Summary of how to become an Obgyn
Obstetrician and gynecologists (also referred to as OB/GYN’s) are physicians who have specialized in women’s reproductive health and pregnancy. They examine their patients, order or perform diagnostic tests, make diagnoses, and order medication and treatment. They provide health care for women in relation to reproductive health, they provide healthcare to women not only during, but also before and after pregnancy, and they deliver babies. All these medical specialists must be licensed in all states, and board certification in OB/GYN is also provided. To find out if this career track is right for you, take one of this website’s free career quizzes.
To become an obstetrician or gynecologist, students, in general, must first earn a bachelor’s degree, then obtain a medical degree (4 years), followed by a 4-year residency. Additionally, every state requires licensing in order to practice medicine. To prepare well for medical school, applicants’ undergraduate coursework must include physics, chemistry, biology and more science coursework.
After applicants are accepted into medical school, they will receive two years academic training in human anatomy, genetics, microbiology, pathology, pharmacology, and medical subjects. During year three and four at medical school students gain hands-on experience in clinics and hospitals under the guidance and supervision of experienced and licensed physicians. During these two years, they will be rotating through various specialty areas such as gynecology and obstetrics, internal medicine, pediatrics, and many more.
During the residency phase, students will get more extensive training and develop their experience in their specialization. During this phase there will be more attention towards the female reproductive system, a broader focus on labor and pregnancy management, and all sorts of other healthcare issues related uniquely to women.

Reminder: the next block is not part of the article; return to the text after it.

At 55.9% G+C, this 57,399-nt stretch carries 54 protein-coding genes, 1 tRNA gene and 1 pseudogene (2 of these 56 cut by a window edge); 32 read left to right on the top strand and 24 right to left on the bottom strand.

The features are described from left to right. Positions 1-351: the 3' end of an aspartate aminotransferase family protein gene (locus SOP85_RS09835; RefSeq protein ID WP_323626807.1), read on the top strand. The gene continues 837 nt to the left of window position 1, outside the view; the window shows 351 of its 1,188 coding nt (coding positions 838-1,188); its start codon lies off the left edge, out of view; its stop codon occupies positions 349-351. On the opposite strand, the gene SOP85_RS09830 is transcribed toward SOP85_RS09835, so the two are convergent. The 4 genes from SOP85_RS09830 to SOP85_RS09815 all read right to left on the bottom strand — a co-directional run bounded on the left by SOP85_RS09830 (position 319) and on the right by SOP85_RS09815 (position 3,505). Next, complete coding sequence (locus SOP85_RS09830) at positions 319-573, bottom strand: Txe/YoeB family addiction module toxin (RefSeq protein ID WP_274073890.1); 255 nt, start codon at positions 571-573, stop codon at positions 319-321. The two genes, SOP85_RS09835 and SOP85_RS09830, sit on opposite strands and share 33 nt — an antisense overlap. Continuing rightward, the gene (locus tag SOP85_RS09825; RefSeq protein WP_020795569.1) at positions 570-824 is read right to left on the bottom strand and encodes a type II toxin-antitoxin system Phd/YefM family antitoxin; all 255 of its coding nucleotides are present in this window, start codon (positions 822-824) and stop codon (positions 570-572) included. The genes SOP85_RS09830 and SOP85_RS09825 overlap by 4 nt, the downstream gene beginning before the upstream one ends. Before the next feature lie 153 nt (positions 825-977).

Once students have successfully completed their many years of highly specialized education and training, they have two options to get certified. This depends on whether they graduated from an osteopathic or allopathic medical school. They may pass an exam to become board-certified in obstetrics and gynecology from the ABMS (The American Board of Medical Specialists), or get certification through an exam from the AOA (The American Osteopathic Association).
As OB/GYN’s, these physicians have specialized in diagnosing, treating, and preventing disorders and diseases that affect women, for example, cervical cancer, breast cancer, and menopause. These physicians also are working with expecting mothers all through their pregnancies, at childbirth and the period thereafter. OB/GYN’s perform annual examinations, collect and document their patients’ medical histories, and provide counseling regarding hygiene, sexual health, and diets, and how to best prevent disease.
Obstetricians and gynecologists may work in various locations, but most are performing their highly specialized tasks at general medical and surgical hospitals, at offices of physicians, in outpatient care centers, or at colleges, universities, and professional schools. Their work is always done in a clinical, clean, well-ventilated and optimally lit environment.
The employment outlook for obstetricians or gynecologists, or for physicians and surgeons in general, is pretty good. Over the coming decade, the professional growth rate is expected to increase by over 15 percent, well above the average. There are regionally determined discrepancies, but in 2014 the median annual income for this professional group of medical specialists was around $188,200.
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